§ Sir James Graham
, seeing the noble Lord the Secretary for Foreign Affairs in his place, wished to ask him two questions. The first question was, with respect to Opium. It appeared that a certain quantity of opium had been delivered up by the Superintendent at Canton, under certificate. There was reason to believe that a further quantity of opium had been purchased by the superintendent, and had been delivered up to the Chinese authorities, in order to make up the quantity mentioned in the certificate; no such transaction appeared from the papers which had been laid upon the table. He wished to ask the noble Lord whether such a transaction had taken place, and if there would be any objection to produce the papers relating to it? The second question he wished to ask related to the supposed destruction of the opium surrendered to and destroyed by the Chinese authorities. From those papers it did of appear that the destruction of the opium ad taken place; the only mention made of it seemed to show that it had been transmitted to Pekin for the use of the Chinese Government He asked the noble Lord whether he had any other information upon the subject, showing that it had been destroyed or so sent to Pekin, and if so, whether there would be any objection to its production?
§ Viscount Palmerston
said, with respect to the first question, what happened was this—the parties in Canton having agreed to deliver up the opium in their or their agents' hands, each house made out a statement of the quantity they had in China, and the aggregate amount was given to the Chinese commissioner. One of the ships containing the opium disobeyed the orders of the superintendent, and sailed away; 1222 the consequence was, that there was a deficiency to the amount that ship contained. Captain Elliott purchased a quantity which had subsequently arrived, in order to make up the aggregate quantity. He was not aware that there were any other papers in the office, but if there were, of course they would be produced. With regard to the destruction of the opium, he had no other accounts than those contained in the papers which had been presented. Of course he had seen accounts in the newspapers, but he knew nothing farther officially than that contained in the papers.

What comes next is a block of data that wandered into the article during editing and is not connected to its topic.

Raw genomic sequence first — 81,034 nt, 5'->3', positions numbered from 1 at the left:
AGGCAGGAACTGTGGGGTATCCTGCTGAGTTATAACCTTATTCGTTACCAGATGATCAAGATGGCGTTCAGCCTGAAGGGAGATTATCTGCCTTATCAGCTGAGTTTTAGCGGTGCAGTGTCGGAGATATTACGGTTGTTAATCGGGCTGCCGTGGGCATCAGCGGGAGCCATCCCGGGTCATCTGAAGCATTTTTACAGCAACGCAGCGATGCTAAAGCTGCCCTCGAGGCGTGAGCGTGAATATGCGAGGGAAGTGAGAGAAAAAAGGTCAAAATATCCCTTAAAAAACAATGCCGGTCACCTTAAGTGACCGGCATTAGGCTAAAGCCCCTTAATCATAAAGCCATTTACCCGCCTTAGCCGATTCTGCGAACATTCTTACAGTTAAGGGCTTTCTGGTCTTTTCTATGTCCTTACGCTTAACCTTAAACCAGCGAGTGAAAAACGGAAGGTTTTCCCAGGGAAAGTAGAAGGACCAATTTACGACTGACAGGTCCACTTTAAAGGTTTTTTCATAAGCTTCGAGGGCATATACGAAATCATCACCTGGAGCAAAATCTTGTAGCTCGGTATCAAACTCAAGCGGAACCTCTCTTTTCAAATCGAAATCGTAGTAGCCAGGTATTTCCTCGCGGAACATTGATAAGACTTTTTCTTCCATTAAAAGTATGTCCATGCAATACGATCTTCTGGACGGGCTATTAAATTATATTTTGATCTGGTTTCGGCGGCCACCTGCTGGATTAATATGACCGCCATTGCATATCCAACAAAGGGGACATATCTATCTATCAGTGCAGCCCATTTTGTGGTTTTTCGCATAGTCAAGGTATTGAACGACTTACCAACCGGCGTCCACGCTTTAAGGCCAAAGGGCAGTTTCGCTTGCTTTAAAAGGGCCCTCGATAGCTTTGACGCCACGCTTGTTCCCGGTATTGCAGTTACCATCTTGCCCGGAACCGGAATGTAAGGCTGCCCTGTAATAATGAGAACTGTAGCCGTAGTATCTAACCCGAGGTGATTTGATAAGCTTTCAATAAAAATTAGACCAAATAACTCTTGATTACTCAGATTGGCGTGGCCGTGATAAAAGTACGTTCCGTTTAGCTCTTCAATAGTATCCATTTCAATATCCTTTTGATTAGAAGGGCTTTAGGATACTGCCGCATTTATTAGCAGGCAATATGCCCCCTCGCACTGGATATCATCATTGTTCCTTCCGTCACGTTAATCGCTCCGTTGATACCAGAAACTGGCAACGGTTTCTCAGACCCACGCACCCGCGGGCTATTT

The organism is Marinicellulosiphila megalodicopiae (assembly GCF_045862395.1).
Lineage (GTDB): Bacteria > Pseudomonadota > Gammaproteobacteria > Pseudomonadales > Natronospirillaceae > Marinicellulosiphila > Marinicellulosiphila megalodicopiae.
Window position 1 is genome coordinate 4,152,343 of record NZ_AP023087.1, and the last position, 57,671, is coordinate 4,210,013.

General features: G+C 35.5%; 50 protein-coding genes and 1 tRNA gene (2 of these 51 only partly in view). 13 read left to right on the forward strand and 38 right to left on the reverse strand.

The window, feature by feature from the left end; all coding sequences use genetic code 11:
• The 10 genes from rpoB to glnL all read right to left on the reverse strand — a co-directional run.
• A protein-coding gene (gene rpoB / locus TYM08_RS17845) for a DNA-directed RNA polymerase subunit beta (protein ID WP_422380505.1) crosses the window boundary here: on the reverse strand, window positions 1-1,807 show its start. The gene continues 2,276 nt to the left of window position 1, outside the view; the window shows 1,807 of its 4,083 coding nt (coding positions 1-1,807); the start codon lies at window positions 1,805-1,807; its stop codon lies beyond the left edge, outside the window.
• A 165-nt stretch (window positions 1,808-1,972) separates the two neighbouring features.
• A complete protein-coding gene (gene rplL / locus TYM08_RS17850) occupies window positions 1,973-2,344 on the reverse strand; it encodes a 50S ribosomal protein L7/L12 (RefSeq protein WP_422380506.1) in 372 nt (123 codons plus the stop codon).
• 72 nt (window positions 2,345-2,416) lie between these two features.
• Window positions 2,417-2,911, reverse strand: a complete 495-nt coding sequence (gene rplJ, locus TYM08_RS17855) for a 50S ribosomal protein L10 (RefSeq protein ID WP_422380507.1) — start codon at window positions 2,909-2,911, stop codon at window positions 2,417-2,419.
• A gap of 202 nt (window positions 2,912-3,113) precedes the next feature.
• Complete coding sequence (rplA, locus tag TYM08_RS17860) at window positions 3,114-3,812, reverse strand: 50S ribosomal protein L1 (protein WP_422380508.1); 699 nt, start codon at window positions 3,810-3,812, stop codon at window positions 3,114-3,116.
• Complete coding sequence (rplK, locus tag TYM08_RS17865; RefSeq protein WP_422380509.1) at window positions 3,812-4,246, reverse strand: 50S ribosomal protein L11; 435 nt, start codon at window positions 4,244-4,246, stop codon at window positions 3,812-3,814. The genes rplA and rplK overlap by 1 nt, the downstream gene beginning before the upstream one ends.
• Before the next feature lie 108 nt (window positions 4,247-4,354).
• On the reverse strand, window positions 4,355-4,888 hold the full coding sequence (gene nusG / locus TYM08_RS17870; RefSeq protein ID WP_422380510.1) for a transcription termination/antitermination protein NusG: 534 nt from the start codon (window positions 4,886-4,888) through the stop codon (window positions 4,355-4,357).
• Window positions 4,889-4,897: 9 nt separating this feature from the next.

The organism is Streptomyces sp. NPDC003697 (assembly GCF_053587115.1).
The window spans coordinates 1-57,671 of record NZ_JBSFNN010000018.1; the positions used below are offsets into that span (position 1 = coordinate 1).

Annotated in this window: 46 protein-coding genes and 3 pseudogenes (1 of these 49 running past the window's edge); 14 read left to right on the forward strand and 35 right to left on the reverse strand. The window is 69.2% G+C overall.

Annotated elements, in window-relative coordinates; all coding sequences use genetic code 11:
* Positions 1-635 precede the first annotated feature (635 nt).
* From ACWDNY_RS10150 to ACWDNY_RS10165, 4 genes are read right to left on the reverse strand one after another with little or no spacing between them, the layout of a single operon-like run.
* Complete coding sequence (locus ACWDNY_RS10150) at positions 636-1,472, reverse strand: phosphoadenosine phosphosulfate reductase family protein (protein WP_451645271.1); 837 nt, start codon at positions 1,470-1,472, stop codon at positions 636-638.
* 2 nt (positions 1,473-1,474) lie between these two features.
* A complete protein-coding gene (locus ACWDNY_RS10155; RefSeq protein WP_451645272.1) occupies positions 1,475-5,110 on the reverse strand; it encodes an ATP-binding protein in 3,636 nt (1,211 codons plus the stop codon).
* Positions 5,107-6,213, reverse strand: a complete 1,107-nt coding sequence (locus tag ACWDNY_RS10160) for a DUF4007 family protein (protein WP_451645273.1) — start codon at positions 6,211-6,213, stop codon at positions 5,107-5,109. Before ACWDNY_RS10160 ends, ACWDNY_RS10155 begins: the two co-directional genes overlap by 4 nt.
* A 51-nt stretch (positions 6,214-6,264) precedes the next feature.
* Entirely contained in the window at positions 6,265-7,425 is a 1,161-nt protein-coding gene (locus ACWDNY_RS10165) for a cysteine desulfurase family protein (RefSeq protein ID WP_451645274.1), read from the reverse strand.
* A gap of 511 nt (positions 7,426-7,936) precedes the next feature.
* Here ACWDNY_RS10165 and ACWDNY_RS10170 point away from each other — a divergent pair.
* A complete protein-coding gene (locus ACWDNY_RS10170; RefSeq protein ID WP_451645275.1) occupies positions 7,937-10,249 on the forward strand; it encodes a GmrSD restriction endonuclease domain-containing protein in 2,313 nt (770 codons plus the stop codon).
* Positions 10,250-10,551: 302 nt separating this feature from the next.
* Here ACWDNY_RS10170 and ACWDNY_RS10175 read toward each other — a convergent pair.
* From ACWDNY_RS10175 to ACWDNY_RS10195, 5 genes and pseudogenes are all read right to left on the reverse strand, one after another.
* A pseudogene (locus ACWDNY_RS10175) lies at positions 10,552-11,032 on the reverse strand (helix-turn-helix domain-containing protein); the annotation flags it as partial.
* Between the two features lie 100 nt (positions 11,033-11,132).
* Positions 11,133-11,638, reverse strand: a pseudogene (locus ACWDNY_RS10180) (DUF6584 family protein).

§ Sir James Graham
saw by the instructions to the superintendent in 1833, reference was made to an order in council for regulating the trade with the port of China. He wished to ask the noble Lord if he had any objection to the production of that order in council? His second question was, whether the noble Lord had received and was ready to produce the remonstrance said to have been made by certain American merchants at Canton against the blockade?
§ Viscount Palmerston
said, with respect to these papers, he produced every thing that appeared to him necessary to elucidate the matter, and he had not the least objection to the production of those to which the right hon. Baronet alluded. With regard to the second question, he had not received any report of the remonstrance said to have have been made by the American merchants at Canton.
§ Mr. J. A. Smith
observed, that the warlike preparations going on in India being now a matter of public notoriety, and as great anxiety existed on the subject, he wished to ask the noble Lord whether he had any objection to state the object of the expedition, and when it was likely to take place?
§ Lord J. Russell
said, in answer to the hon. Gentleman's question, he begged to refer him to the answer he had given on a former occasion to a question put to him by a noble Lord on the other side of the House. He had then been asked whether a declaration of war had not been made by the Governor-general of India against China, and his reply was, that the Government had received no official information on the subject, and could not believe, that report to be well founded, but that it probably arose from the order sent out by the Government to make certain preparations. What he had then stated had turned out to be the fact, as had been proved by the recent arrival of official despatches. The orders 1223 sent out were to make preparations to have a certain naval and military force in readiness. The hon. Gentleman now asked him what was the object of these preparations, and he could only state very generally what they were. In the first place, they were to obtain reparation for the insults and injuries offered to her Majesty's superintendent, and her Majesty's subjects by the Chinese government; and, in the second place, they were to obtain for the merchants trading with China an indemnification for the loss of their property, incurred by threats of violence offered by persons under the direction of the Chinese government; and, in the last place, they were to obtain security that the persons and property of those trading with China, should in future be protected from insult or injury.